I have a question for you.
When you read something about the cost to the health care system for the treatment of injuries due to a fall, who do you picture as the victim of the fall?
Chances are you see an ‘old person’. You see a senior, in a nursing home. You see someone maybe 70, 75 or older.
But guess what? Being at risk for a fall is NOT related to your age, it is related to your fitness level, particularly your strength and balance.
Prevent Falls AND Prevent Aging
We become a fall risk, NOT because we are getting older, but as a result of inactivity. Inactivity causes us to lose our strength and balance – and that ultimately affects our mobility.
I have a couple of friends who are close to or over 60 and who have the fitness level of 35-year-olds.
Now that is a statistic I would like to brag about!
If you really want to know your true age, don’t pull out your birth certificate. It may lie. Your chronological age is related to how many times the earth has orbited the world since the day you were born – but nothing else (unless of course you consider it also tells you the day you become of legal age to vote!)
Focus on Your Functional Age, Not Your Chronological Age
On the other hand, your functional fitness level or age will give you a lot of rich information, and describe far more accurately the ‘real you’.
Your functional fitness age is a measure that reflects your overall physical ability to complete daily tasks such as climbing stairs and performing various household chores.
Overall fitness is related to muscle strength in upper and lower limbs and changes in body fat percentage, flexibility, agility and endurance.
Typically, we refer to the ‘effects of aging’ as if getting older (your chronological age) was the one and only indicator and the cause of a decrease in one’s strength, flexibility and endurance.
But the 60 or 70-year-old who stays active and makes an effort to increase activity as they get older rather than becoming more sedentary can reverse the effects of aging and decrease their functional age.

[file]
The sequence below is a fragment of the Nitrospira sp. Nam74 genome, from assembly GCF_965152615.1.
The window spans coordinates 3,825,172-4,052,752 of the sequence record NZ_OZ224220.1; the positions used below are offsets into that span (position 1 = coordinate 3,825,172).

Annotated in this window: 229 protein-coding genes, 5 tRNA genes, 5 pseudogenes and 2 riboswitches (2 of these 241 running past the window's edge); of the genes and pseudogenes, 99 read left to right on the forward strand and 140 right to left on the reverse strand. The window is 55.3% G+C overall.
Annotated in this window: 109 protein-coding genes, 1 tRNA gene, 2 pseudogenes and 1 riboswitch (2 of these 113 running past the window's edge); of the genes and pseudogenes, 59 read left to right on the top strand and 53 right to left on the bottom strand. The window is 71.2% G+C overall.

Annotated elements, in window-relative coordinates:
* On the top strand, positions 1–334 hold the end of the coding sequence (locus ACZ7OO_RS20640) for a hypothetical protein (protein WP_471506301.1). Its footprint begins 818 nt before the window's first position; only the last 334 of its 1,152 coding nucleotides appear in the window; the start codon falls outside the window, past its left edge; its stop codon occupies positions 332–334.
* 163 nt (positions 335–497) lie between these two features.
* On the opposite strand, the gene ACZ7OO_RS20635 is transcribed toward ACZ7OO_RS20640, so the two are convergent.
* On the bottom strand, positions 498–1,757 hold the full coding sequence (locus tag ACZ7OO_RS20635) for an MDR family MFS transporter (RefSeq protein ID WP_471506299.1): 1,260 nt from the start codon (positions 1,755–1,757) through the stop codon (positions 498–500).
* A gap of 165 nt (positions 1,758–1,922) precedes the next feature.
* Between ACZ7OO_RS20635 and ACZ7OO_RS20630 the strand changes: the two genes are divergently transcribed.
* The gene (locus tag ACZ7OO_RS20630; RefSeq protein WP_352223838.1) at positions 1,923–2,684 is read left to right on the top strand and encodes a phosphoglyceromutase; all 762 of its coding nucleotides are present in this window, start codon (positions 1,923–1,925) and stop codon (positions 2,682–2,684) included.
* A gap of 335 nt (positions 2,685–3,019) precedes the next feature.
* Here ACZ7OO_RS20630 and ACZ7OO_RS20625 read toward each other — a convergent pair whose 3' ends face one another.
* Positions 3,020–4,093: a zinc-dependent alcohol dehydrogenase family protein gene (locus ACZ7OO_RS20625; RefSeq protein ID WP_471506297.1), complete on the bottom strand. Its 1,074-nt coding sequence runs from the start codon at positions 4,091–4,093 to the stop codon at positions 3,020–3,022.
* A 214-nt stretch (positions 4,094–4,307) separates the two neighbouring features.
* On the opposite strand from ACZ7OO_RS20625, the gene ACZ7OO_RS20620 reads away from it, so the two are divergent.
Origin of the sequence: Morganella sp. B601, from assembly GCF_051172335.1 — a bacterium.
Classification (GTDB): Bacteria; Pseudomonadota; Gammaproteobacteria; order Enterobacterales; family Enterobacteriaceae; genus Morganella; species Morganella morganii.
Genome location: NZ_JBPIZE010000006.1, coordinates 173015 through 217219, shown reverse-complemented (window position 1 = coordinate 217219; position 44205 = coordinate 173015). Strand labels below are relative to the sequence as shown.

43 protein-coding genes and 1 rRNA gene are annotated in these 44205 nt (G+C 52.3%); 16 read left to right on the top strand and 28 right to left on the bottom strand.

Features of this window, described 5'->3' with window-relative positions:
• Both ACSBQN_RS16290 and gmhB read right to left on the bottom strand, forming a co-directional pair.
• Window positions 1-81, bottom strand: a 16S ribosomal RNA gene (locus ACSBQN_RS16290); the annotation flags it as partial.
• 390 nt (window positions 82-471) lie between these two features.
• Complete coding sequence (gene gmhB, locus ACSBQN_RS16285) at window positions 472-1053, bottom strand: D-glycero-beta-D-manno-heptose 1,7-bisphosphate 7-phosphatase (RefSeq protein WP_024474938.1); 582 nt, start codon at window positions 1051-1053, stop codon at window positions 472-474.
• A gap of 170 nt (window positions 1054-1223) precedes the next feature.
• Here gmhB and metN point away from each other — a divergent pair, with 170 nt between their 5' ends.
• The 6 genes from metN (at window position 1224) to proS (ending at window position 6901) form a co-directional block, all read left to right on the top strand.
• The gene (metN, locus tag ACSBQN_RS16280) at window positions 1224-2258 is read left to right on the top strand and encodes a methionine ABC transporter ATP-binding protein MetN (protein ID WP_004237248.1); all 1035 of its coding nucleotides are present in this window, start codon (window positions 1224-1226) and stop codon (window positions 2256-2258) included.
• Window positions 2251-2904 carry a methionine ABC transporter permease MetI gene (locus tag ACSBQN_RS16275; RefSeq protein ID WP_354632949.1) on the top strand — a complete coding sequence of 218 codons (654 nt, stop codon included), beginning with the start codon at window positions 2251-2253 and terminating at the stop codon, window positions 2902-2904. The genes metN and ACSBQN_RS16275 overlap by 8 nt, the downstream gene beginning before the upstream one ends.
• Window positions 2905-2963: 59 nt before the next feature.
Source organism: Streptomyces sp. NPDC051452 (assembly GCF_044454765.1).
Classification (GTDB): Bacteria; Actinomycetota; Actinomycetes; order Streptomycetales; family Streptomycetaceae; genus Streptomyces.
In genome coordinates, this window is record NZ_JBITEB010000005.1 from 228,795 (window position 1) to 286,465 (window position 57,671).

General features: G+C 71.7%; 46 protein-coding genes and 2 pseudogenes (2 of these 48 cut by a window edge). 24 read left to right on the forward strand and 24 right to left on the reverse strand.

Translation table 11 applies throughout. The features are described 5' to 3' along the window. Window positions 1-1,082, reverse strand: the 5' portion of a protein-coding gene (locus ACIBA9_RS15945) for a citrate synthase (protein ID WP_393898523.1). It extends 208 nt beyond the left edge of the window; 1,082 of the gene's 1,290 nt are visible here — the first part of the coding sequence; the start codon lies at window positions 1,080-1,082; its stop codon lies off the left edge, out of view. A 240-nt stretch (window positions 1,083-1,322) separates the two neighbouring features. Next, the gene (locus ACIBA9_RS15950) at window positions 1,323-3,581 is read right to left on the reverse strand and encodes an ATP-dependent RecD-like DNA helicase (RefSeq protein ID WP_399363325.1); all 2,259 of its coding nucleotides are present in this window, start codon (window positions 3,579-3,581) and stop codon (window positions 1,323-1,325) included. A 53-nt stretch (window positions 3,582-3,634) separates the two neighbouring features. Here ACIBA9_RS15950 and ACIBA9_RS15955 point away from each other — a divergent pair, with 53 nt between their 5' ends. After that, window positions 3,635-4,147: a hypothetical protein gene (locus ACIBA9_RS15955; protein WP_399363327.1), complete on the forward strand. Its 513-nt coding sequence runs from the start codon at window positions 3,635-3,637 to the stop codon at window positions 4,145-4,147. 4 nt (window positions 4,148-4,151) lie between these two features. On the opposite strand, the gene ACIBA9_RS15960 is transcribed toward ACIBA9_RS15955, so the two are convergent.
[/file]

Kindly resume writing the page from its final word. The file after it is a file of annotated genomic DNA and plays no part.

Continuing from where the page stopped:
Consider my mother. When she was 60 she was ‘old’. I am 60 and I am NOT old! She was becoming less and less mobile and let herself become a victim of chronic obstructive lung disease. (Yes, she had been a smoker).
The less she did, the more short of breath she became upon exertion. The more short of breath she became – the less she did. As a result, she needed an oxygen tank much earlier than she should have – and if she had stayed active, she may never have needed it. Her endurance and strength decreased dramatically.
In addition to letting the COPD dictate her activity level, she also began to lose muscle strength in her legs and upper body. Her balance was poor. As a result, she had no ability to recover in the event that she tripped. Her risk of falling and seriously injuring herself increased dramatically.
Where my friends are chronologically 60 but only 35 at a functional fitness level, my mother was 60 – but likely closer to 85 at a functional fitness level.
If you have not read a previous blog called “The Truth About Aging” you can go back and read it as it applies to this topic of functional age. I referred to research by Sir Muir Gray, Director of the National Knowledge Service and Chief Knowledge Officer to the National Health Service, UK.
His current work is focused on demonstrating how the problems of aging can be pushed past our 70’s and 80’s and well into our 90’s with the right lifestyle choices. He said, “The older you get, the MORE action you have to take in order to stay healthy. Getting older is NOT the problem – reducing the amount of exercise and activity is the problem. Loss of fitness is the issue.”
Your Age does NOT Define your Ability
The bottom line – your age does NOT define your physical abilities and the speed at which you are aging. But the amount and type of exercise you engage in does define your true functional age. And the most important factor – you have the power to decrease your functional age, even as your chronological age creeps up.
Get involved with an exercise program that will help you improve your strength, endurance, flexibility, and balance. These are all vital components required to develop coordination, prevent falls and reverse aging. You may be getting older but you can look, feel and act a lot younger!
Let’s get away from making a judgment about someone’s abilities and their risk of falling based upon their chronological age. Think instead of their functional age. Think about YOUR functional age – and consider what you need to do to decrease it.
You Have the Power to Turn Back the Clock
And remember, you do have the power within yourself to get younger, regardless of what your birth certificate says.
Exercise is the only proven way to turn back the clock.